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Hey! I've got a generic package that requires a config file and multiple packages that can provide said config file.

So, to define "myserver", I've got:

myserver.spec

Requires: myserver-config


(the config package) myserver-first-config.spec

Name: myserver-first-config

Requires: myserver

Provides: myserver-config


(another config package) myserver-second-config.spec

Name: myserver-second-config

Requires: myserver

Provides: myserver-config


And that's great, but I want to make sure that exactly one of those config packages is installed. So, if I try to install myserver-second-config when myserver-first-config is already installed, I get an error.

Can I just use "Conflicts: myserver-config" in both myserver-{first,second}-config.spec? Can a package conflict with itself? I feel like there's a "proper" way to do this...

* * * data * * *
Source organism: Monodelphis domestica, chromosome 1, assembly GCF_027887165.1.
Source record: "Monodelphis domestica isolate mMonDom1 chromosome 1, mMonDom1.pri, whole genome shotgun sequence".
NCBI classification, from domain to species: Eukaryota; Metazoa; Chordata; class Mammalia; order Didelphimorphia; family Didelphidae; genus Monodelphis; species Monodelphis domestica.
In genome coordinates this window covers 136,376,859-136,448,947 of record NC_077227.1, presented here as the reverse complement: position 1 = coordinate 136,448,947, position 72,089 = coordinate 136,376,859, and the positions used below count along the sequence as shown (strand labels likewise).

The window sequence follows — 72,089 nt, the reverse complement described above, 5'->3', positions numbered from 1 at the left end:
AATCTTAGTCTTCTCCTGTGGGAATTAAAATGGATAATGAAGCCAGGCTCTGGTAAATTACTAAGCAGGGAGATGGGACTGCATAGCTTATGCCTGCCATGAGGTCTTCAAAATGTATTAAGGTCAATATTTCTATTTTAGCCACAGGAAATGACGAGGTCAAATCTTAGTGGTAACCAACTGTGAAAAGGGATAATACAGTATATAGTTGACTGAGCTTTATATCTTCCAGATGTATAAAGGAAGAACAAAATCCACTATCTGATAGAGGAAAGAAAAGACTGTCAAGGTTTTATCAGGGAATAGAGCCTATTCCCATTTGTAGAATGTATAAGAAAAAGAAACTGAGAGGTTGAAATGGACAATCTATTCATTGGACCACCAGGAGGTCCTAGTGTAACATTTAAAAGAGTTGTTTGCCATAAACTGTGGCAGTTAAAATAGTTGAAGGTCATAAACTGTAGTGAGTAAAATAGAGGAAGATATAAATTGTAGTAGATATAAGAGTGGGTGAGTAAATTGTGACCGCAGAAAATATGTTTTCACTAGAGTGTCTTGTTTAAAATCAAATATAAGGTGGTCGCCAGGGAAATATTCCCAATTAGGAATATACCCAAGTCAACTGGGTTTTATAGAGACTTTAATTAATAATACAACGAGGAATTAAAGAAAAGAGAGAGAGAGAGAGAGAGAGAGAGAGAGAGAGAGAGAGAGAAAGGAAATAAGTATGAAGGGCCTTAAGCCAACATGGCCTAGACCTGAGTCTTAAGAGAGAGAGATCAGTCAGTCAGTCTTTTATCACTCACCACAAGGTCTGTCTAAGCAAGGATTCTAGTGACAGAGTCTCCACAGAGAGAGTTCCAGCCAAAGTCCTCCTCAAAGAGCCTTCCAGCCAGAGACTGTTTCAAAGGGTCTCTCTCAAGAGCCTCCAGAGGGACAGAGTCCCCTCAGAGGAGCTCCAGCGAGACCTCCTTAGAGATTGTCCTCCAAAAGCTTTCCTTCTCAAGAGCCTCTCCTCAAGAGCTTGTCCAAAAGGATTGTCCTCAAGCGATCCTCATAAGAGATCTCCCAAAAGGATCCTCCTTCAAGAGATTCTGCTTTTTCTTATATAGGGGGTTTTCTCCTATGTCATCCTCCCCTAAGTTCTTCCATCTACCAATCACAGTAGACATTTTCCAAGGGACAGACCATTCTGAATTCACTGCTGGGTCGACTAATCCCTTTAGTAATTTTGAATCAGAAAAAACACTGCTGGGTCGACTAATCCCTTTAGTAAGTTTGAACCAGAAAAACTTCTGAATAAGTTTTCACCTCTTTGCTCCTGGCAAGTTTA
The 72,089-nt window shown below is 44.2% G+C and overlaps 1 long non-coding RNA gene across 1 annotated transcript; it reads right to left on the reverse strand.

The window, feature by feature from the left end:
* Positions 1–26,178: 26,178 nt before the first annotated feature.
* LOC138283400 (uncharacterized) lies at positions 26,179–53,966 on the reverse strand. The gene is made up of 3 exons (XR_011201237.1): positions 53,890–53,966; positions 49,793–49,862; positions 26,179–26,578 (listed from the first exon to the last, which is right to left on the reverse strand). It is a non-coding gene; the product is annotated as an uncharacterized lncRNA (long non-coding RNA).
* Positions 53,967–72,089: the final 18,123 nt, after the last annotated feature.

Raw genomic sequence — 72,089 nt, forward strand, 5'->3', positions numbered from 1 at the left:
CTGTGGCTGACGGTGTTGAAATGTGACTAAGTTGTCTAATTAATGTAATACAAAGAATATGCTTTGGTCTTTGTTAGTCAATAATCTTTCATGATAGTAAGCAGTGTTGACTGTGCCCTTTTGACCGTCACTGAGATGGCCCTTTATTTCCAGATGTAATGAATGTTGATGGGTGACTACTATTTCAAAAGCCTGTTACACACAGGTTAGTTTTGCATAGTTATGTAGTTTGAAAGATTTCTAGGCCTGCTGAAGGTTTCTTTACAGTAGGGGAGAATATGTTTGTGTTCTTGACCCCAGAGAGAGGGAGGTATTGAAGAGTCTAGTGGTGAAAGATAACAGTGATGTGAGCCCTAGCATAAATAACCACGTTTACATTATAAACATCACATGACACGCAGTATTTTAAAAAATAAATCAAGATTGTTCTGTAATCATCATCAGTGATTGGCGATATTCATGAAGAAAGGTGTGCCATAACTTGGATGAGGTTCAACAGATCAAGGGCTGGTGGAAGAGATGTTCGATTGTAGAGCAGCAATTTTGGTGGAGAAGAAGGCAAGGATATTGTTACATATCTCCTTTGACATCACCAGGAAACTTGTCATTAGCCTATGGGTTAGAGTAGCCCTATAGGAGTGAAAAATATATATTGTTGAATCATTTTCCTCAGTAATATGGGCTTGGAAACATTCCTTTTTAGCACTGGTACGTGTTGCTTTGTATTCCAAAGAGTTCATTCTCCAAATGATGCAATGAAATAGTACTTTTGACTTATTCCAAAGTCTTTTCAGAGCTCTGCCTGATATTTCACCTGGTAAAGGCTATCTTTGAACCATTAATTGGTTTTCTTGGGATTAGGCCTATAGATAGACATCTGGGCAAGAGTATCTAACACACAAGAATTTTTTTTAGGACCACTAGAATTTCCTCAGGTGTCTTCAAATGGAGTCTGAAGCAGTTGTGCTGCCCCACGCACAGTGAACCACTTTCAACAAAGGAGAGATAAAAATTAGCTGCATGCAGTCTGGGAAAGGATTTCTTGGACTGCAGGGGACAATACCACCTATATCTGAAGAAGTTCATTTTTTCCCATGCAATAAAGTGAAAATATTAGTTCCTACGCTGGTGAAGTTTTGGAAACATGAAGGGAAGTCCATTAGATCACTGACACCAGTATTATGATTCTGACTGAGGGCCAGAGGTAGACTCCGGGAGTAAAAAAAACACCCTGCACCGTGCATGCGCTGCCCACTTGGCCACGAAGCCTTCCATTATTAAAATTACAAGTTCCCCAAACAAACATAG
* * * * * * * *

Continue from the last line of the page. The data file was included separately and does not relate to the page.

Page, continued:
Thanks!

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1 Answer

up vote 2 down vote accepted

You've probably solved this on your own - in which case it's nice to post the answer here, to help any wayward google visitors :) Otherwise:

  • As of RPM v5, a package cannot conflict with itself, as this would prevent the package from being installed.
  • What you are asking for is an 'alternatives' system, where multiple packages can provide the same file. To implement this, have each package conflict with the other alternatives.

In myserver-first-config:
Conflicts: myserver-second-config

In myserver-second-config:
Conflicts: myserver-first-config

If you were to add a third config, this would become:

myserver-first-config:
Conflicts: myserver-second-config myserver-third-config

myserver-second-config:
Conflicts: myserver-first-config myserver-third-config

myserver-third-config:
Conflicts: myserver-first-config myserver-second-config

This syntax is necessary because packages might partially conflict - and it is better to be explicit about conflicts. If you don't add new config files that often, this solution is completely workable.

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